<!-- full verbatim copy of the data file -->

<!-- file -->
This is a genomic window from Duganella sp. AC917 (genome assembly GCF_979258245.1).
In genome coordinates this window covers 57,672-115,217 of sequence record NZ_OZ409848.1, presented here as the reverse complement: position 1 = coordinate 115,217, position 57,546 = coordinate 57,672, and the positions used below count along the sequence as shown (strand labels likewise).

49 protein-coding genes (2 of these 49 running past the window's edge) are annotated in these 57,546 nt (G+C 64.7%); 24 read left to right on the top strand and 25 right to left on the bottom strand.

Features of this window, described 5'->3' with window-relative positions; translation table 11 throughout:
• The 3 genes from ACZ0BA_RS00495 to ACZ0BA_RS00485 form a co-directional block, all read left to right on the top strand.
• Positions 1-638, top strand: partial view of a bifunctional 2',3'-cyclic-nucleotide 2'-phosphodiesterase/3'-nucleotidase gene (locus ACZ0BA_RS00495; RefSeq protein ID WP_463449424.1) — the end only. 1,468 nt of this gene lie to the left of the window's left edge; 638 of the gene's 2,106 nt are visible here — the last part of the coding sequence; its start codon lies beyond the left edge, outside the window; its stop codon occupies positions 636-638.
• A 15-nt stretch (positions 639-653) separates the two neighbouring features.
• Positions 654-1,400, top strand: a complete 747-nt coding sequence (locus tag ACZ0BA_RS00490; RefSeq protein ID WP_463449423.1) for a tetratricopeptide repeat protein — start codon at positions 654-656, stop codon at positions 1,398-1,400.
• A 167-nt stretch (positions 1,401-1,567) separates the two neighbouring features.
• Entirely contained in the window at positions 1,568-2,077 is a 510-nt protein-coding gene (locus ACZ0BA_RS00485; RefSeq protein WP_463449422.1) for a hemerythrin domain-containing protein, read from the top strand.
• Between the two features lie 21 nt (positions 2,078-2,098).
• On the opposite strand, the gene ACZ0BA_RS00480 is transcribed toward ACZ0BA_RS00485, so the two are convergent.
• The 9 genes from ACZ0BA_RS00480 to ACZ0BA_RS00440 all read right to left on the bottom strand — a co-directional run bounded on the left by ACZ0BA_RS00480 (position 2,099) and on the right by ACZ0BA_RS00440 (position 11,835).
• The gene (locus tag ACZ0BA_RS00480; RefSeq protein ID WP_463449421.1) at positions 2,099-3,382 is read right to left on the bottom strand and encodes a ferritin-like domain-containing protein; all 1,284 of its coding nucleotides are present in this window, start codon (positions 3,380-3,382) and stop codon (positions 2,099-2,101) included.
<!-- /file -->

This is a genomic window from Duganella sp. AC917 (genome assembly GCF_979258245.1).
In genome coordinates this window covers 57,672-115,217 of sequence record NZ_OZ409848.1, presented here as the reverse complement: position 1 = coordinate 115,217, position 57,546 = coordinate 57,672, and the positions used below count along the sequence as shown (strand labels likewise).

49 protein-coding genes (2 of these 49 running past the window's edge) are annotated in these 57,546 nt (G+C 64.7%); 24 read left to right on the top strand and 25 right to left on the bottom strand.

Features of this window, described 5'->3' with window-relative positions; translation table 11 throughout:
• The 3 genes from ACZ0BA_RS00495 to ACZ0BA_RS00485 form a co-directional block, all read left to right on the top strand.
• Positions 1-638, top strand: partial view of a bifunctional 2',3'-cyclic-nucleotide 2'-phosphodiesterase/3'-nucleotidase gene (locus ACZ0BA_RS00495; RefSeq protein ID WP_463449424.1) — the end only. 1,468 nt of this gene lie to the left of the window's left edge; 638 of the gene's 2,106 nt are visible here — the last part of the coding sequence; its start codon lies beyond the left edge, outside the window; its stop codon occupies positions 636-638.
• A 15-nt stretch (positions 639-653) separates the two neighbouring features.
• Positions 654-1,400, top strand: a complete 747-nt coding sequence (locus tag ACZ0BA_RS00490; RefSeq protein ID WP_463449423.1) for a tetratricopeptide repeat protein — start codon at positions 654-656, stop codon at positions 1,398-1,400.
• A 167-nt stretch (positions 1,401-1,567) separates the two neighbouring features.
• Entirely contained in the window at positions 1,568-2,077 is a 510-nt protein-coding gene (locus ACZ0BA_RS00485; RefSeq protein WP_463449422.1) for a hemerythrin domain-containing protein, read from the top strand.
• Between the two features lie 21 nt (positions 2,078-2,098).
• On the opposite strand, the gene ACZ0BA_RS00480 is transcribed toward ACZ0BA_RS00485, so the two are convergent.
• The 9 genes from ACZ0BA_RS00480 to ACZ0BA_RS00440 all read right to left on the bottom strand — a co-directional run bounded on the left by ACZ0BA_RS00480 (position 2,099) and on the right by ACZ0BA_RS00440 (position 11,835).
• The gene (locus tag ACZ0BA_RS00480; RefSeq protein ID WP_463449421.1) at positions 2,099-3,382 is read right to left on the bottom strand and encodes a ferritin-like domain-containing protein; all 1,284 of its coding nucleotides are present in this window, start codon (positions 3,380-3,382) and stop codon (positions 2,099-2,101) included.